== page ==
A piston is a component of reciprocating engines, reciprocating pumps, gas compressors and pneumatic cylinders, among other similar mechanisms. It is the moving component that is contained by a cylinder and is made gas-tight by piston rings. In an engine, its purpose is to transfer force from expanding gas in the cylinder to the crankshaft via a piston rod and/or connecting rod. In a pump, the function is reversed and force is transferred from the crankshaft to the piston for the purpose of compressing or ejecting the fluid in the cylinder. In some engines, the piston also acts as a valve by covering and uncovering ports in the cylinder
1.1 Internal combustion engines
1.1.1 Trunk pistons
1.2 Steam engines
2.1 For liquids 2.2 For gases
3 Air cannons 4 See also 5 References 6 Bibliography 7 External links
Internal combustion engine
An internal combustion engine is acted upon by the pressure of the
expanding combustion gases in the combustion chamber space at the top
of the cylinder. This force then acts downwards through the connecting
rod and onto the crankshaft. The connecting rod is attached to the
piston by a swivelling gudgeon pin (US: wrist pin). This pin is
mounted within the piston: unlike the steam engine, there is no piston
rod or crosshead (except big two stroke engines).
The pin itself is of hardened steel and is fixed in the piston, but
free to move in the connecting rod. A few designs use a 'fully
floating' design that is loose in both components. All pins must be
prevented from moving sideways and the ends of the pin digging into
the cylinder wall, usually by circlips.
A slipper piston is a piston for a petrol engine that has been reduced in size and weight as much as possible. In the extreme case, they are reduced to the piston crown, support for the piston rings, and just enough of the piston skirt remaining to leave two lands so as to stop the piston rocking in the bore. The sides of the piston skirt around the gudgeon pin are reduced away from the cylinder wall. The purpose is mostly to reduce the reciprocating mass, thus making it easier to balance the engine and so permit high speeds. Reduced inertia also improves mechanical efficiency of the engine: the forces required to accelerate and decelerate the reciprocating parts cause more piston friction with the cylinder wall than the fluid pressure on the piston head. A secondary benefit may be some reduction in friction with the cylinder wall, since the area of the skirt, which slides up and down in the cylinder is reduced by half. However, most friction is due to the piston rings, which are the parts which actually fit the tightest in the bore and the bearing surfaces of the wrist pin, and thus the benefit is reduced. Media related to Slipper pistons at Wikimedia Commons
Two-stroke deflector piston
Deflector pistons are used in two-stroke engines with crankcase compression, where the gas flow within the cylinder must be carefully directed in order to provide efficient scavenging. With cross scavenging, the transfer (inlet to the cylinder) and exhaust ports are on directly facing sides of the cylinder wall. To prevent the incoming mixture passing straight across from one port to the other, the piston has a raised rib on its crown. This is intended to deflect the incoming mixture upwards, around the combustion chamber. Much effort, and many different designs of piston crown, went into developing improved scavenging. The crowns developed from a simple rib to a large asymmetric bulge, usually with a steep face on the inlet side and a gentle curve on the exhaust. Despite this, cross scavenging was never as effective as hoped. Most engines today use Schnuerle porting instead. This places a pair of transfer ports in the sides of the cylinder and encourages gas flow to rotate around a vertical axis, rather than a horizontal axis. Media related to Deflector pistons at Wikimedia Commons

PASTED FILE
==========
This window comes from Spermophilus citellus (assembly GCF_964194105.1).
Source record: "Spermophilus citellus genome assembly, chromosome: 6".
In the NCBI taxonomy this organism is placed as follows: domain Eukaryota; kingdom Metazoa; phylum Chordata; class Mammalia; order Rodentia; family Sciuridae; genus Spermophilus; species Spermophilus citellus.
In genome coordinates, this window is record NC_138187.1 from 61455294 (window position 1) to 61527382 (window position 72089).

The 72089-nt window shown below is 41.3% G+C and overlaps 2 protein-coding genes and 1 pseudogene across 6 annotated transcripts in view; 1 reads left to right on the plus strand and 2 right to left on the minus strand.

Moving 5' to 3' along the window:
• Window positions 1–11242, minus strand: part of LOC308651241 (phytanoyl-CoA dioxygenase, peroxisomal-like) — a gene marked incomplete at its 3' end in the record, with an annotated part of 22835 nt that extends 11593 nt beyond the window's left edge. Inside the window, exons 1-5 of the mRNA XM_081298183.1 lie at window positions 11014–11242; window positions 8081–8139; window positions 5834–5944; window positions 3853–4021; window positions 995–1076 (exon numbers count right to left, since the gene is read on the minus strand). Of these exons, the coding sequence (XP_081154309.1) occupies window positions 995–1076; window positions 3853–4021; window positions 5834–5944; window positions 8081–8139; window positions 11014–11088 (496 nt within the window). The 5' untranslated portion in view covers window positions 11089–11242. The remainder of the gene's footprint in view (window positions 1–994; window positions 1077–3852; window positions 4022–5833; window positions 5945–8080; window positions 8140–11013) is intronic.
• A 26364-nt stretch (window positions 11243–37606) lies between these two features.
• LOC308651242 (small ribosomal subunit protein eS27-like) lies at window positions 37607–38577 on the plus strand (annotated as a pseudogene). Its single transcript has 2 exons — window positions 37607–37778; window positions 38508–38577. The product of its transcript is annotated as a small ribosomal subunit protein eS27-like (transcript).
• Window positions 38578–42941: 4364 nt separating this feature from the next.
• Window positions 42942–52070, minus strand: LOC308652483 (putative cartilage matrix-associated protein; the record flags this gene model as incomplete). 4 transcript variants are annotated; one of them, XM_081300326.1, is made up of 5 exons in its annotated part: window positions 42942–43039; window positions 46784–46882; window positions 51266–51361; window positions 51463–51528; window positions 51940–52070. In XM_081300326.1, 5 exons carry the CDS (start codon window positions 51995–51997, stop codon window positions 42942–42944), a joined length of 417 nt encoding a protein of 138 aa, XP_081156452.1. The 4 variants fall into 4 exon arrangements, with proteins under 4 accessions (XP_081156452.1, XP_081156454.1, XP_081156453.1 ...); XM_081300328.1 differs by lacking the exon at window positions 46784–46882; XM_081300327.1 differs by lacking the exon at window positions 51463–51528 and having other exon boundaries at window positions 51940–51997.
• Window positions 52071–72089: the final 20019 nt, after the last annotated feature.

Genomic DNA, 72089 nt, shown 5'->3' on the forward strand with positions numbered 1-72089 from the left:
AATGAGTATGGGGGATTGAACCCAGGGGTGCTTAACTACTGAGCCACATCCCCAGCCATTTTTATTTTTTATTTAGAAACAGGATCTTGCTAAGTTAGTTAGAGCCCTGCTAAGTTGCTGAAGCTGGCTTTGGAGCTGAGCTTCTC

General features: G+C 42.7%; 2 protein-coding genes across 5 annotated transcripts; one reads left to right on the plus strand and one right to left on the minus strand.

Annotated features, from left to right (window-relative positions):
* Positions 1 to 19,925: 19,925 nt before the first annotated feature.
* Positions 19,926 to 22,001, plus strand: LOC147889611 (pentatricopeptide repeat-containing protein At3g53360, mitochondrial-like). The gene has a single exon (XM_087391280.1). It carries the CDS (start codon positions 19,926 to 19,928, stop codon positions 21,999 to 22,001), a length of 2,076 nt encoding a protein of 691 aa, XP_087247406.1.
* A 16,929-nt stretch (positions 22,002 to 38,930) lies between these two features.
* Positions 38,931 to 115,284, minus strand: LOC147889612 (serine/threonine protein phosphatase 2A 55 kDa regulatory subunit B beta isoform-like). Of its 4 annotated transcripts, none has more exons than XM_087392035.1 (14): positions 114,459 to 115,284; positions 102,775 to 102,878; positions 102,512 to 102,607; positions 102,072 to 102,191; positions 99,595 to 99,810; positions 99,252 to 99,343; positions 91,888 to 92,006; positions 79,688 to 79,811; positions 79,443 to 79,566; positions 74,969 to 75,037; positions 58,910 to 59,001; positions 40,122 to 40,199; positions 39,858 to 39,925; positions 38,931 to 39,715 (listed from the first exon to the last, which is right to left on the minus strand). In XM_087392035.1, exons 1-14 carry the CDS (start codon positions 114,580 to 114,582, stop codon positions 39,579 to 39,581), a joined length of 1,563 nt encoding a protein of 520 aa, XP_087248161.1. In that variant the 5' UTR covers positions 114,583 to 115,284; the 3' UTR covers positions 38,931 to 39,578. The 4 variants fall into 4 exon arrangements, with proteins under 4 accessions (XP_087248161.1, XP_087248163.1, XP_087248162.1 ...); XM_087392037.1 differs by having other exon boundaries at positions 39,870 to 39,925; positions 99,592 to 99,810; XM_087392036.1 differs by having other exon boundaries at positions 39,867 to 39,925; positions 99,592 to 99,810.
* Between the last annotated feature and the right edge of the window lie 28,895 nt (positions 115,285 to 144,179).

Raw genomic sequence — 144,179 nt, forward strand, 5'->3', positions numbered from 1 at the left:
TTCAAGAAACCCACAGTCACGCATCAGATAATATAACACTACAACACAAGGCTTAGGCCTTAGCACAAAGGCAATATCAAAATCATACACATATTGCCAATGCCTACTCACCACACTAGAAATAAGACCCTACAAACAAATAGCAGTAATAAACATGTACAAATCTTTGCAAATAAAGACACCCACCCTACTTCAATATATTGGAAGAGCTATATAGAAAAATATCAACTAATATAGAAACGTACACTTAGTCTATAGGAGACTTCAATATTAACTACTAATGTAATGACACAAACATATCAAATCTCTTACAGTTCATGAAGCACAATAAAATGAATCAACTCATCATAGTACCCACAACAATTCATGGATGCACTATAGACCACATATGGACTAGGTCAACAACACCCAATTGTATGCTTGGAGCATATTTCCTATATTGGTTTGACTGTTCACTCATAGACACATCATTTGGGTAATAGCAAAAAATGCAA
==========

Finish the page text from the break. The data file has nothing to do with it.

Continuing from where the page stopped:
Cast-iron steam engine piston, with a metal piston ring spring-loaded against the cylinder wall.
Steam engines are usually double-acting (i.e. steam pressure acts alternately on each side of the piston) and the admission and release of steam is controlled by slide valves, piston valves or poppet valves. Consequently, steam engine pistons are nearly always comparatively thin discs: their diameter is several times their thickness. (One exception is the trunk engine piston, shaped more like those in a modern internal-combustion engine.) Another factor is that since almost all steam engines use crossheads to translate the force to the drive rod, there are few lateral forces acting to try and "rock" the piston, so a cylinder-shaped piston skirt isn't necessary.
Early (c. 1830) piston for a beam engine. The piston seal is made by turns of wrapped rope.
^ 'Gas' here refers to a fuel gas, not gasoline. ^ A handful of submarines in the following class used a similar engine, with almost equally poor results.
^ Ricardo (1922), p. 116. ^ Ricardo (1922), p. 149. ^ Ricardo (1922), pp. 119–120,122. ^ Irving, Two stroke power units, pp. 13–15. ^ Irving, Two stroke power units, pp. 15–16.
Irving, P.E. (1967). Two-Stroke Power Units. Newnes. Ricardo, Harry (1922). The Internal Combustion Engine. Vol I: Slow-Speed Engines (1st ed.). London: Blackie.
Wikimedia Commons has media related to Pistons.
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